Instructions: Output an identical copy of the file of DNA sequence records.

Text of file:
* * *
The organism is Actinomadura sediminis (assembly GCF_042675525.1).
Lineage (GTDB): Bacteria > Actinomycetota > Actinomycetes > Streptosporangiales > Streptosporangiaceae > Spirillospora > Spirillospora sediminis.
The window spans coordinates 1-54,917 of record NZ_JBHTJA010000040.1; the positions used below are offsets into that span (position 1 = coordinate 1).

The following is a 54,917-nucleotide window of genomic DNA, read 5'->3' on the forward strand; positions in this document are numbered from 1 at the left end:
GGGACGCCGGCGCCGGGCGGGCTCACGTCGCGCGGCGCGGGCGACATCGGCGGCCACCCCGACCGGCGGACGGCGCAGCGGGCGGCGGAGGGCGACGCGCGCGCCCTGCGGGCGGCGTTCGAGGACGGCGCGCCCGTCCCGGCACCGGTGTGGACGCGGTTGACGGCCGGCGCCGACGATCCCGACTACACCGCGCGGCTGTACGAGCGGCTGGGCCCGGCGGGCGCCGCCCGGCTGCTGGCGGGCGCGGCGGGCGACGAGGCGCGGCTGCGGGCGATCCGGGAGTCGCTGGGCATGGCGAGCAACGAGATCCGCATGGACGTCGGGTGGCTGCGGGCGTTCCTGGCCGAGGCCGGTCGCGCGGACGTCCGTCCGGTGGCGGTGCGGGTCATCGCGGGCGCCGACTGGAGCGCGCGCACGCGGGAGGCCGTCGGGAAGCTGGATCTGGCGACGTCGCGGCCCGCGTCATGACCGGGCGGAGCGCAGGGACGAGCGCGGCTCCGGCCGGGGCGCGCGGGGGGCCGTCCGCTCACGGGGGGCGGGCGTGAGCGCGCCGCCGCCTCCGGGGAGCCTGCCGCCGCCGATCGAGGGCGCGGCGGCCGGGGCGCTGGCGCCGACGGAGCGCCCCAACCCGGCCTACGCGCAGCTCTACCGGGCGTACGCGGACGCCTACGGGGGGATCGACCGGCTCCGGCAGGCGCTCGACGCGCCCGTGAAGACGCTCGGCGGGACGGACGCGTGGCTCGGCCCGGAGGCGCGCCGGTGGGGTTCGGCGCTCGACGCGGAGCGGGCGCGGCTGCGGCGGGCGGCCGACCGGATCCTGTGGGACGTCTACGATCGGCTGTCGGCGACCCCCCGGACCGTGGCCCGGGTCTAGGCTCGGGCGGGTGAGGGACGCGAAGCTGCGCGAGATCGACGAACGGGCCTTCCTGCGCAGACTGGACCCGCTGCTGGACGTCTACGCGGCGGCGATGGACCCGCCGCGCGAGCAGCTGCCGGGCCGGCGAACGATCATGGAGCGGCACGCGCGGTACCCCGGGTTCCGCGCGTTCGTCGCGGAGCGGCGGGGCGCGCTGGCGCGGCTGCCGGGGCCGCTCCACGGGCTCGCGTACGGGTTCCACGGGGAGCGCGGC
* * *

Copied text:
The organism is Actinomadura sediminis (assembly GCF_042675525.1).
Lineage (GTDB): Bacteria > Actinomycetota > Actinomycetes > Streptosporangiales > Streptosporangiaceae > Spirillospora > Spirillospora sediminis.
The window spans coordinates 1-54,917 of record NZ_JBHTJA010000040.1; the positions used below are offsets into that span (position 1 = coordinate 1).

The following is a 54,917-nucleotide window of genomic DNA, read 5'->3' on the forward strand; positions in this document are numbered from 1 at the left end:
GGGACGCCGGCGCCGGGCGGGCTCACGTCGCGCGGCGCGGGCGACATCGGCGGCCACCCCGACCGGCGGACGGCGCAGCGGGCGGCGGAGGGCGACGCGCGCGCCCTGCGGGCGGCGTTCGAGGACGGCGCGCCCGTCCCGGCACCGGTGTGGACGCGGTTGACGGCCGGCGCCGACGATCCCGACTACACCGCGCGGCTGTACGAGCGGCTGGGCCCGGCGGGCGCCGCCCGGCTGCTGGCGGGCGCGGCGGGCGACGAGGCGCGGCTGCGGGCGATCCGGGAGTCGCTGGGCATGGCGAGCAACGAGATCCGCATGGACGTCGGGTGGCTGCGGGCGTTCCTGGCCGAGGCCGGTCGCGCGGACGTCCGTCCGGTGGCGGTGCGGGTCATCGCGGGCGCCGACTGGAGCGCGCGCACGCGGGAGGCCGTCGGGAAGCTGGATCTGGCGACGTCGCGGCCCGCGTCATGACCGGGCGGAGCGCAGGGACGAGCGCGGCTCCGGCCGGGGCGCGCGGGGGGCCGTCCGCTCACGGGGGGCGGGCGTGAGCGCGCCGCCGCCTCCGGGGAGCCTGCCGCCGCCGATCGAGGGCGCGGCGGCCGGGGCGCTGGCGCCGACGGAGCGCCCCAACCCGGCCTACGCGCAGCTCTACCGGGCGTACGCGGACGCCTACGGGGGGATCGACCGGCTCCGGCAGGCGCTCGACGCGCCCGTGAAGACGCTCGGCGGGACGGACGCGTGGCTCGGCCCGGAGGCGCGCCGGTGGGGTTCGGCGCTCGACGCGGAGCGGGCGCGGCTGCGGCGGGCGGCCGACCGGATCCTGTGGGACGTCTACGATCGGCTGTCGGCGACCCCCCGGACCGTGGCCCGGGTCTAGGCTCGGGCGGGTGAGGGACGCGAAGCTGCGCGAGATCGACGAACGGGCCTTCCTGCGCAGACTGGACCCGCTGCTGGACGTCTACGCGGCGGCGATGGACCCGCCGCGCGAGCAGCTGCCGGGCCGGCGAACGATCATGGAGCGGCACGCGCGGTACCCCGGGTTCCGCGCGTTCGTCGCGGAGCGGCGGGGCGCGCTGGCGCGGCTGCCGGGGCCGCTCCACGGGCTCGCGTACGGGTTCCACGGGGAGCGCGGC